Please forward this error screen to sharedip-10718051229. Information on estate planning and probate from an Iowa attorney. In seconds, I can transmit a message around the globe to one person or estate planning companies hundreds of people, or I can share a photo of my dog, Georgia. Or you can email your parents’ attorney and tell the attorney what changes to make to your parents’ estate plan to exclude one of your siblings.
In Estate of Boman, decided earlier this year, the on-going feud between two sisters and their brother, plus a little “spice” mixed in with the stepmother, resulted in jury trial supporting the claim of undue influence for a will and also intentional interference of inheritance by the sisters. My job as your estate planning attorney is to do the same thing. Push you out of the plane! Adoption can be a wonderful thing. My niece, in this picture, is adopted and she is a wonderful addition to our family. However, adoption can have some funky applications in the estate planning world. To avoid paying inheritance taxes for a bequest to a non-lineal descendant, a nephew was adopted by his aunt.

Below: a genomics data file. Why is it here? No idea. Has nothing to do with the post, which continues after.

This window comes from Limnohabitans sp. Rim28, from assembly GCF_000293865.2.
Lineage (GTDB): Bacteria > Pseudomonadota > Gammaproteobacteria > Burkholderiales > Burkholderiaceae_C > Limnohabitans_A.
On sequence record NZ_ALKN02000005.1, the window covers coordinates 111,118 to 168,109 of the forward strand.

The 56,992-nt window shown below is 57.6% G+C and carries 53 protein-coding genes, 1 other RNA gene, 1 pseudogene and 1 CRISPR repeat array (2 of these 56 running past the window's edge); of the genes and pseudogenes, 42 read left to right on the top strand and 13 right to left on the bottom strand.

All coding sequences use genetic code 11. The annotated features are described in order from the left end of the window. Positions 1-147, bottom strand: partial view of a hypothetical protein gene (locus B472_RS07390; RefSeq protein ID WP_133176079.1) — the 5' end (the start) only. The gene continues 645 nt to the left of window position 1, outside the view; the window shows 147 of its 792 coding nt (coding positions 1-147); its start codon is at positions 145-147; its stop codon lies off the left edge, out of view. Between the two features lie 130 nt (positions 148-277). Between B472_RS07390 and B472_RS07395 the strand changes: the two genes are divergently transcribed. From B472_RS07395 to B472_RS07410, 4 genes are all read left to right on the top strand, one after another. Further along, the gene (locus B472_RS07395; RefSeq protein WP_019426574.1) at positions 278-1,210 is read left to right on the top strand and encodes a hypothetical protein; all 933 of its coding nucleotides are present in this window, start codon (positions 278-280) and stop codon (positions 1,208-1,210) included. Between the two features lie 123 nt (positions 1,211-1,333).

Even though he was adopted by his aunt, the son’s biological mother was still able to include an inheritance for her son. The first point is not all that unusual and I have advised clients of this very option. Basically, whether you are adopted or biological, as a child in Iowa, you do not pay any inheritance tax when you inherit from your parents. The second point is for a little more on the advanced side. One of the trade-offs of getting adopted is that once you are adopted, you are normally cut-off from adopting from your biological side. So, if your rich aunt adopts you, and then the next month your mother wins the lottery and dies from a heart attack, you don’t get to share in the lottery winnings as you are no longer your mother’s child. You are your aunt’s child, essentially, and you can only have one set of parents.